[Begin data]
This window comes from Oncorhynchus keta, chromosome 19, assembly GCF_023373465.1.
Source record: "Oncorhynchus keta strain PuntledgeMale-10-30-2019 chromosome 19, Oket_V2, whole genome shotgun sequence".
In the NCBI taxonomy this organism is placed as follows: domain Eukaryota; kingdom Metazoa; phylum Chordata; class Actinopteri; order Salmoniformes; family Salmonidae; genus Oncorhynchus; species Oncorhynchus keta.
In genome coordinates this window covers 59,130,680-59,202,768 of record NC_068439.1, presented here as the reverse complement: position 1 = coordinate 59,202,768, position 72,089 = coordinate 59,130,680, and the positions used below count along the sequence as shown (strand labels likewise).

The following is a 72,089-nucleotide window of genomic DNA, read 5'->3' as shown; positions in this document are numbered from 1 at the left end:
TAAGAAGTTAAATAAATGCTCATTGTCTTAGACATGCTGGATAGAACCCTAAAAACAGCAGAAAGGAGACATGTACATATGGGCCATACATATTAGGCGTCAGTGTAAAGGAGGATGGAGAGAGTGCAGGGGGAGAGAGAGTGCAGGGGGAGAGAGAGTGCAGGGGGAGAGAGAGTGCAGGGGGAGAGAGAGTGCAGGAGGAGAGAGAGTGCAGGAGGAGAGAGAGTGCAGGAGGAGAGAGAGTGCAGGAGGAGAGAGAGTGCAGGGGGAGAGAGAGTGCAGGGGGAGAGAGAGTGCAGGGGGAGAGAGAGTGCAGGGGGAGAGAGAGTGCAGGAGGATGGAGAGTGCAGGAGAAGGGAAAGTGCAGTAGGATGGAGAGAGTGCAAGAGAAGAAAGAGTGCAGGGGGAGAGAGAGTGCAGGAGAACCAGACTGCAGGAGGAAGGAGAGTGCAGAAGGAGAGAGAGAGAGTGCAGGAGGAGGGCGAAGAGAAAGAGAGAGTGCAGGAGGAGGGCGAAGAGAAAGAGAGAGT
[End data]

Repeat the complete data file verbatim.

This window comes from Oncorhynchus keta, chromosome 19, assembly GCF_023373465.1.
Source record: "Oncorhynchus keta strain PuntledgeMale-10-30-2019 chromosome 19, Oket_V2, whole genome shotgun sequence".
In the NCBI taxonomy this organism is placed as follows: domain Eukaryota; kingdom Metazoa; phylum Chordata; class Actinopteri; order Salmoniformes; family Salmonidae; genus Oncorhynchus; species Oncorhynchus keta.
In genome coordinates this window covers 59,130,680-59,202,768 of record NC_068439.1, presented here as the reverse complement: position 1 = coordinate 59,202,768, position 72,089 = coordinate 59,130,680, and the positions used below count along the sequence as shown (strand labels likewise).

The following is a 72,089-nucleotide window of genomic DNA, read 5'->3' as shown; positions in this document are numbered from 1 at the left end:
TAAGAAGTTAAATAAATGCTCATTGTCTTAGACATGCTGGATAGAACCCTAAAAACAGCAGAAAGGAGACATGTACATATGGGCCATACATATTAGGCGTCAGTGTAAAGGAGGATGGAGAGAGTGCAGGGGGAGAGAGAGTGCAGGGGGAGAGAGAGTGCAGGGGGAGAGAGAGTGCAGGGGGAGAGAGAGTGCAGGAGGAGAGAGAGTGCAGGAGGAGAGAGAGTGCAGGAGGAGAGAGAGTGCAGGAGGAGAGAGAGTGCAGGGGGAGAGAGAGTGCAGGGGGAGAGAGAGTGCAGGGGGAGAGAGAGTGCAGGGGGAGAGAGAGTGCAGGAGGATGGAGAGTGCAGGAGAAGGGAAAGTGCAGTAGGATGGAGAGAGTGCAAGAGAAGAAAGAGTGCAGGGGGAGAGAGAGTGCAGGAGAACCAGACTGCAGGAGGAAGGAGAGTGCAGAAGGAGAGAGAGAGAGTGCAGGAGGAGGGCGAAGAGAAAGAGAGAGTGCAGGAGGAGGGCGAAGAGAAAGAGAGAGT